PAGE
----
“I’m sorry. I didn’t mean to,” she would say. Jomari nods. He understands. Tries to. She is his mother after all. He cannot do anything about it.
“It’s okay, Mama. I understand.” She gives him a hug. He feels her warmth. He could hear her beating heart. There are times when Jomari tries to recall the slow, steady beating of his mother’s heart. How full of life it is. And then he feels her warm breath on his neck. It is making him sweat. He feels her breasts against his back, the nipples taut. He cannot begin to imagine that he had suckled on them when he was a baby. Her hand again. She is in front of him, her breasts pressing against Jomari’s chest. Jomari feels her hands make their way from his chest, down to his abdomen. He senses the coldness and the wetness of her fingertips. It makes him shiver. He looks at his mother and finds that a bigger shadow had materialized above her head. It had grown almost as big as his mother, its tentacles lashing about him. Jomari feels her hand move up and down inside his boxers. He knows, he feels it getting hard. He cannot help it. Thoughts are racing through his head. Maybe it’s the monster that’s making Mama do this, he thinks. How else could she go on doing this? He wants to puke, to tell his mother to stop. But he is afraid of her. He is afraid of the monster looming behind her and what it could do to him. Maybe the monster tells her to do whatever it is that she is doing. Jomari thinks that he is on to something. Which is why he needs to get rid of the shadow immediately. But how? He thinks of a plan. There always is a plan.
“Do you like that?”
He knows that he has to nod.
Why are Mama’s hands cold?
Why does she shiver all the time?
should I do do I need to do?
My brain isn’t giving me any ideas.
He hears his father come in. His father pats Jomari’s back.
“Hi, Pa. How was work?”
“Same old, same old.” His father sounds tired. Jomari sees a small, shrunken shadow grip the back of his father’s head. It looks tired, like his father. The shadow looks like gray mist. Its red eyes are looking at Jomari. He goes into his mother’s room. His father is always tired. Is barely there. He leaves early for work, comes home late. Is there something in this house? Or is there something in the people living in it? Jomari doesn’t understand why his father is doing that. They used to go on fishing trips during the weekends. Sometimes, they went on picnics or long walks in his lola’s probinsya somewhere in Sta. Ana. He would help him climb up trees. His father used to push him from behind when he was learning to ride a bicycle. His mother would sit under a tree, waving at the both of them. Sometimes, she would take photos. Jomari doesn’t know what had happened since then. His father is preoccupied with his work. His mother, he suspects, is needy.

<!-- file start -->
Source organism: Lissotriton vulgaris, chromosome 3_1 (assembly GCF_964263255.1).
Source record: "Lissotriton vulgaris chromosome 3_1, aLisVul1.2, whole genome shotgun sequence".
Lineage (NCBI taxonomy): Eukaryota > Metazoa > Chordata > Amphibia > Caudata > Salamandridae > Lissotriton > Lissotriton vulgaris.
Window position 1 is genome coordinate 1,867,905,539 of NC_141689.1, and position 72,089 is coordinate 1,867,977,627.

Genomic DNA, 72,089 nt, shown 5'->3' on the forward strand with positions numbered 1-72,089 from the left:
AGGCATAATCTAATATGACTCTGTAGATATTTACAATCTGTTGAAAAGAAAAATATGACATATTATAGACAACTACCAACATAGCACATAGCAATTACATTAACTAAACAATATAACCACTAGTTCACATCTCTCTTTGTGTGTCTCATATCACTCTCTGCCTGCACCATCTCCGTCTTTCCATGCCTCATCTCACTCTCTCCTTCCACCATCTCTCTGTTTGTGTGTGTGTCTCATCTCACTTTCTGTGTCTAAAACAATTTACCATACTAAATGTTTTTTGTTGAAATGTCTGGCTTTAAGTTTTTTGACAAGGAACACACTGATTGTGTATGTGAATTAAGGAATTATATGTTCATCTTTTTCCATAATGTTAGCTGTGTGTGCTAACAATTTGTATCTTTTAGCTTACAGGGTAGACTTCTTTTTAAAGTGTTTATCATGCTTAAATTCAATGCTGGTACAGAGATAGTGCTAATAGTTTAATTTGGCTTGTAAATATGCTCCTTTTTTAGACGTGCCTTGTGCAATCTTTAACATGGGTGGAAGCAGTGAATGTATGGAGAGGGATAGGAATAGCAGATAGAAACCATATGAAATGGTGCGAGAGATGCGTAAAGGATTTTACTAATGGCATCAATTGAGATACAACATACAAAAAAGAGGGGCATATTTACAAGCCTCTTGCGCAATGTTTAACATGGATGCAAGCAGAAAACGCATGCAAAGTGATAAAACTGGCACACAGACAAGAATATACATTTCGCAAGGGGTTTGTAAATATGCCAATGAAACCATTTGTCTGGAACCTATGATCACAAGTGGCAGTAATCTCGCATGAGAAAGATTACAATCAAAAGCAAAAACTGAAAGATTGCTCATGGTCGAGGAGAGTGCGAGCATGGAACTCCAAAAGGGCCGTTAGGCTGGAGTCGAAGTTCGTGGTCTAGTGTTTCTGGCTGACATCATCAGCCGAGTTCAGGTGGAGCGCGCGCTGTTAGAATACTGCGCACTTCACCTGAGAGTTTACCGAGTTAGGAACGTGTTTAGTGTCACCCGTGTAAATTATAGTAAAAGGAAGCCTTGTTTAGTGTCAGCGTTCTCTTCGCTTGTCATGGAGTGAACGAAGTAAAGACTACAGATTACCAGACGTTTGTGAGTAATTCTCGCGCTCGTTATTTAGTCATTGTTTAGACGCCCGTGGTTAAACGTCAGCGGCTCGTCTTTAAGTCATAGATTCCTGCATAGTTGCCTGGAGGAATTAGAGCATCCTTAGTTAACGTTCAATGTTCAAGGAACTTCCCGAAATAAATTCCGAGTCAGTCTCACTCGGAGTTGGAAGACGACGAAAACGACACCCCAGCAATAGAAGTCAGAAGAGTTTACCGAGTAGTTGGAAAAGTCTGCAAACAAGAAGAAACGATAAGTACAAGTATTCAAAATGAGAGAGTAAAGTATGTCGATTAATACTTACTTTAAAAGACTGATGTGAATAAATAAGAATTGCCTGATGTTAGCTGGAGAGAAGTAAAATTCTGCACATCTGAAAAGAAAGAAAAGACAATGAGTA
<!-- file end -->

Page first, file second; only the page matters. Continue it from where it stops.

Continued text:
“Ma, Papa is back.” She is asleep. Her back is turned against him.
His father sits on the couch, the light from the TV set illuminating his tired face. There are more lines on his face. It has acquired a certain hardness.
“Pa, Mama is already asleep—should I—?”
“It’s alright. Could you get me a glass of water, please?”
“Opo, Pa.” Jomari runs into the kitchen to get a pitcher filled with cold water. He places it on a tray along with a glass of water and some bananas.
“Oh, thank you, anak. Do you want to watch a movie with me?” His father receives the tray and puts it on the center table. “Hellboy’s on HBO.”